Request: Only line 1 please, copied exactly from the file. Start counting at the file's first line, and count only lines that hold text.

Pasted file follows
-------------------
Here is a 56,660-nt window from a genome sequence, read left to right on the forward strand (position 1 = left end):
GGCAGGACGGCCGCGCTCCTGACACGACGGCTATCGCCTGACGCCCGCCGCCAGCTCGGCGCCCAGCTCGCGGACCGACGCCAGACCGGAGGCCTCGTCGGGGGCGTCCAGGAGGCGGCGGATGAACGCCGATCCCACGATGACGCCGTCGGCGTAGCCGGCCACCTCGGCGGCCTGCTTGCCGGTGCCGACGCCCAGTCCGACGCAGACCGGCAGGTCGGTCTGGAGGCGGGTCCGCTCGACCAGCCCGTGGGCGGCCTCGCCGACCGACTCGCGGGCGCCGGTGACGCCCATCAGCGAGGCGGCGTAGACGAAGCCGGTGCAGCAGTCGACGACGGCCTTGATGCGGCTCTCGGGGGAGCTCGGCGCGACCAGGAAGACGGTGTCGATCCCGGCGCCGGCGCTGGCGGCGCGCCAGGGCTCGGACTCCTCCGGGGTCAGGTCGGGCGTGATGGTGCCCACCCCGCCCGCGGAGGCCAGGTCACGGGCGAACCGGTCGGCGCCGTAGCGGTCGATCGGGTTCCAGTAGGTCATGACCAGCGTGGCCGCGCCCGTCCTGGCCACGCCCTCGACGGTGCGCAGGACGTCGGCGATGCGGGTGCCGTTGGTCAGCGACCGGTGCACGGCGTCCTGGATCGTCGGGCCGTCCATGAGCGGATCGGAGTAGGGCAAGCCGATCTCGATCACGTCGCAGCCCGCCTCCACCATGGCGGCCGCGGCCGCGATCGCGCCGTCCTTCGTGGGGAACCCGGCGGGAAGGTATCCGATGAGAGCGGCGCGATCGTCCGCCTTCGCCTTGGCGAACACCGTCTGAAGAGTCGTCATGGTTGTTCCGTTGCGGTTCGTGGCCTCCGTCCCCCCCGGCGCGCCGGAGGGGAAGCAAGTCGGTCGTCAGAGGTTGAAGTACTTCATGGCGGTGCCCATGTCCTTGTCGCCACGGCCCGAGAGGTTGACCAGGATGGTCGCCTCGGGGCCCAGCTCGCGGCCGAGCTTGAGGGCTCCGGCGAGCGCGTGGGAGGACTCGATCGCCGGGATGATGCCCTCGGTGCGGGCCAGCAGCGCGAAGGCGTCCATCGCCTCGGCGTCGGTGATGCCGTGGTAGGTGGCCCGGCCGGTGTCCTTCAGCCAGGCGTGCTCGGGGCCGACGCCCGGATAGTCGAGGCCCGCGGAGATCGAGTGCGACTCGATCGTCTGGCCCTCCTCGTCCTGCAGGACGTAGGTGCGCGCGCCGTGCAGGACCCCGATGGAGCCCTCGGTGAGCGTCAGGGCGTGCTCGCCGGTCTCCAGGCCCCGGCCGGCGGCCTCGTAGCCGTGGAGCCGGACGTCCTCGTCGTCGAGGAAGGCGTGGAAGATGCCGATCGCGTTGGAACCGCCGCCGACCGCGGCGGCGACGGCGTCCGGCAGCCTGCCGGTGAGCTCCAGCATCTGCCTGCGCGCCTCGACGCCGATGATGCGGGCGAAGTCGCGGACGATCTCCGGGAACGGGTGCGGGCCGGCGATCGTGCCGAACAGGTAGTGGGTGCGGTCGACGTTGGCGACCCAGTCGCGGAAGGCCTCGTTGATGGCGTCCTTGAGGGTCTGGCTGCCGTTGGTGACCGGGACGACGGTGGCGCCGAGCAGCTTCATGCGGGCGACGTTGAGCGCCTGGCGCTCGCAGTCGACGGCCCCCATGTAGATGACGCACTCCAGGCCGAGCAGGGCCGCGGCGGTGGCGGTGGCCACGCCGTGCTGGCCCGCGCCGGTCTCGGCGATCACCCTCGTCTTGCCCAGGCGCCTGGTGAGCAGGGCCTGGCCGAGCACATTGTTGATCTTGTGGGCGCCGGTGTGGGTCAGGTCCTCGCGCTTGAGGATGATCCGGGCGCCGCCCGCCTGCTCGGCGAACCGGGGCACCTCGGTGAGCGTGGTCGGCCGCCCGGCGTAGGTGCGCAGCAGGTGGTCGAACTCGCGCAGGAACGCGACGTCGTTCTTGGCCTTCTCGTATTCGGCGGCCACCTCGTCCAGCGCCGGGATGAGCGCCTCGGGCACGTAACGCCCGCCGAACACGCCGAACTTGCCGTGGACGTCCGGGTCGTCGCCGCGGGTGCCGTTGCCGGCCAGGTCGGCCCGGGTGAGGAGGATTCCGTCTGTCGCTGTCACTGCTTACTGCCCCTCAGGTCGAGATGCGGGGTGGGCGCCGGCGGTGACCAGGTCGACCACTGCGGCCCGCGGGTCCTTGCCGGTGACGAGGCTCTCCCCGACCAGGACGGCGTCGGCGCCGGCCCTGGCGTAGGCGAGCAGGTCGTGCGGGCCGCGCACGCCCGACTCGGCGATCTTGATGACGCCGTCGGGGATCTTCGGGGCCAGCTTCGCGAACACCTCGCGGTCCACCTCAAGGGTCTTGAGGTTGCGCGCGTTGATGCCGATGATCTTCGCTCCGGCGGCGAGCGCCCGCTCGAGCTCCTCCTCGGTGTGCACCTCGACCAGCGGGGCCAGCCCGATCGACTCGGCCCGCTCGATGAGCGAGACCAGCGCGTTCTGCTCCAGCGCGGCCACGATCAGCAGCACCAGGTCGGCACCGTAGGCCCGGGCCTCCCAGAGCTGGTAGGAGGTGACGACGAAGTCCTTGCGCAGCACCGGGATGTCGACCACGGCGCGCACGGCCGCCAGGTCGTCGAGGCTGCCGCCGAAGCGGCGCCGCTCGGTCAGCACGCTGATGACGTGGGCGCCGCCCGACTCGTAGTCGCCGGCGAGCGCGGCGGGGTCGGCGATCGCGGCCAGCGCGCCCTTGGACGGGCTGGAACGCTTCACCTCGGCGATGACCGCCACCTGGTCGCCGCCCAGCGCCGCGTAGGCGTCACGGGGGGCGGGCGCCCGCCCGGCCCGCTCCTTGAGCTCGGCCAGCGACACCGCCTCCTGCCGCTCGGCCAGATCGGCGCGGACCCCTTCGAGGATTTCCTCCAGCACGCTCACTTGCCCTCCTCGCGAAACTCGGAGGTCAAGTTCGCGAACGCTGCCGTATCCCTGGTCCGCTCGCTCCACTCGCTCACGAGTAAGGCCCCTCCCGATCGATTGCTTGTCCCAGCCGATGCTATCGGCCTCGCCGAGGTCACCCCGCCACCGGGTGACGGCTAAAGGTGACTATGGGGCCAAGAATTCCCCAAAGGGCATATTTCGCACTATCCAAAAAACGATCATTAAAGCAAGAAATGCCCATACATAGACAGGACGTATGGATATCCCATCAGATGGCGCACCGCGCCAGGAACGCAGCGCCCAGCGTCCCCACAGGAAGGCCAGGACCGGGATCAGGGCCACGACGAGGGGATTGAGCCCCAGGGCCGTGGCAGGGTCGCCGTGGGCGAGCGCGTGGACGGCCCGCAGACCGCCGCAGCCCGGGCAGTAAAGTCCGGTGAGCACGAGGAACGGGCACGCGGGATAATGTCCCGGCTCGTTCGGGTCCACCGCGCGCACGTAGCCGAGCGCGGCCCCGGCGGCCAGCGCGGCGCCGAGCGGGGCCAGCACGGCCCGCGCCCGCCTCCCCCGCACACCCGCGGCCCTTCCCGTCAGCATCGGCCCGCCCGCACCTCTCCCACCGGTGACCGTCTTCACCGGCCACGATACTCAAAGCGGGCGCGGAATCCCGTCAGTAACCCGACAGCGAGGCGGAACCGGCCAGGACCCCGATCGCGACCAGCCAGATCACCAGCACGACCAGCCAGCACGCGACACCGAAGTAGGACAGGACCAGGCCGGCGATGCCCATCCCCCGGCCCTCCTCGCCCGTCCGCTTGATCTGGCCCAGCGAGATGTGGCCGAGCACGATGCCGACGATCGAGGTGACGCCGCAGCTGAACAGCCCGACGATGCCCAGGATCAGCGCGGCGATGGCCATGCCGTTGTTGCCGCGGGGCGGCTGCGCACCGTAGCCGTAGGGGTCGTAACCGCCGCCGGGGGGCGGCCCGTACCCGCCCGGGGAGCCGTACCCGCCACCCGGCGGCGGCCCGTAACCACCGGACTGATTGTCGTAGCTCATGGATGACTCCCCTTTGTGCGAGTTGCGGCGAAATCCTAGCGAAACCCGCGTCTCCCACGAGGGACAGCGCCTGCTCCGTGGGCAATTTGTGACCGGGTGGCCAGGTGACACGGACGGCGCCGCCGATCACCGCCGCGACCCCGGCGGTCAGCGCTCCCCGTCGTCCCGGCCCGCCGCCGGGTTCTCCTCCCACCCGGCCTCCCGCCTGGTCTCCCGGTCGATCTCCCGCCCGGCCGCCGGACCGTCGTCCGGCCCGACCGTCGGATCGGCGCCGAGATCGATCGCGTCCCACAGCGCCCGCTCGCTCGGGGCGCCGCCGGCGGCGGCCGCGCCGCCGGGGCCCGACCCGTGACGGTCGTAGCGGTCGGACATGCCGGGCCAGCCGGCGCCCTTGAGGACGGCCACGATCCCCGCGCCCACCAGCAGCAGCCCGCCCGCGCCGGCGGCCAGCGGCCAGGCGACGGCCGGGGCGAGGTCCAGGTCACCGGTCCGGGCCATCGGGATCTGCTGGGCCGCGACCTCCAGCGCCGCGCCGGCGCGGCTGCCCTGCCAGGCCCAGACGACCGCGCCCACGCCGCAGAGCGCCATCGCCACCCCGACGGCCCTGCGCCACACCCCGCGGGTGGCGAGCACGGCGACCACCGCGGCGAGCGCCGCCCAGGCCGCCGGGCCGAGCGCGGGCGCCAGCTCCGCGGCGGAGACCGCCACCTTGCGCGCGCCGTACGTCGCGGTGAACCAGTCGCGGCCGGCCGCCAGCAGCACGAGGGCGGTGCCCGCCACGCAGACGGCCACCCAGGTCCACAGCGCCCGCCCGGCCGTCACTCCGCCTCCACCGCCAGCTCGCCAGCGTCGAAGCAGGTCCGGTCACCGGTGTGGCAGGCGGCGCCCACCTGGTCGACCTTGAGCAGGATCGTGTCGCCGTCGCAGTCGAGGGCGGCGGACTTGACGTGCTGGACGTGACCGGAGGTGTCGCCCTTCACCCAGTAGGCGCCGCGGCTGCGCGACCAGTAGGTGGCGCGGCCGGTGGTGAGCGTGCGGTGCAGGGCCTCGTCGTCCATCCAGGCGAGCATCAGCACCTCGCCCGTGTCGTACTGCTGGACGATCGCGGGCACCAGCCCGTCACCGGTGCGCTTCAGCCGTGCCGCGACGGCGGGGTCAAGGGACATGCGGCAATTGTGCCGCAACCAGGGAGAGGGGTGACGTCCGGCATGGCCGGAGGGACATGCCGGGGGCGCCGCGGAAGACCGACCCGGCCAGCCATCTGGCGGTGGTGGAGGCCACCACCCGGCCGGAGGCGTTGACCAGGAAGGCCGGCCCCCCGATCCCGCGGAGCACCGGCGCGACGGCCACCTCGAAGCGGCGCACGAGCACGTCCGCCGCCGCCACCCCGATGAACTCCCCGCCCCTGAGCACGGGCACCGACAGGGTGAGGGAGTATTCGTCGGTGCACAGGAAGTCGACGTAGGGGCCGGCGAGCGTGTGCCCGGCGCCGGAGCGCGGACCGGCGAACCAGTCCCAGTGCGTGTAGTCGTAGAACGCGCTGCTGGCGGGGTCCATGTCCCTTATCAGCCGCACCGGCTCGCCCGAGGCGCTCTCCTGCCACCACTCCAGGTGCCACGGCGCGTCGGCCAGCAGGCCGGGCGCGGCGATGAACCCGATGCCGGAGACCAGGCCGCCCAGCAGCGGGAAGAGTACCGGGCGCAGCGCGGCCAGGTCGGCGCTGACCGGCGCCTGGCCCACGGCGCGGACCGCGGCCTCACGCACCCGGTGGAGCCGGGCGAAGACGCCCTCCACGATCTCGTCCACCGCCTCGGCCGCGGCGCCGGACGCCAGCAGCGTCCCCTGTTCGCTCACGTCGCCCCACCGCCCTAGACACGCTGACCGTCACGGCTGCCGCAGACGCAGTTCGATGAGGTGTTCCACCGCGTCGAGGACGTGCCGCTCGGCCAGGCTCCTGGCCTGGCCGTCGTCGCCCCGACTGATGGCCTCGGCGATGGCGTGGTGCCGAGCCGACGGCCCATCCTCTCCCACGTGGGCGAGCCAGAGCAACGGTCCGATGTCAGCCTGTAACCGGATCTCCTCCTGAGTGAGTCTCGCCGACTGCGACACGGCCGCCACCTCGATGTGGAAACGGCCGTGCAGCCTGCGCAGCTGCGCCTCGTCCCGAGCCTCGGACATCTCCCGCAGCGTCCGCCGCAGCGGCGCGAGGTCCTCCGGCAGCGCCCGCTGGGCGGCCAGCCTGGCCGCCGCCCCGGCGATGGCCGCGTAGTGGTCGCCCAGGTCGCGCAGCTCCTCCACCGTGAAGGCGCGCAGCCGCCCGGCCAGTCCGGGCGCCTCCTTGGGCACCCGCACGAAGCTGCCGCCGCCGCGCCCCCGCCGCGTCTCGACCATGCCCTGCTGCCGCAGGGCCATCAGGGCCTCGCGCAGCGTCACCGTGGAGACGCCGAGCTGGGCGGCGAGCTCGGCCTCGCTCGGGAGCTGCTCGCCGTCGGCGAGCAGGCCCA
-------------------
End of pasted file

Here is a 56,660-nt window from a genome sequence, read left to right on the forward strand (position 1 = left end):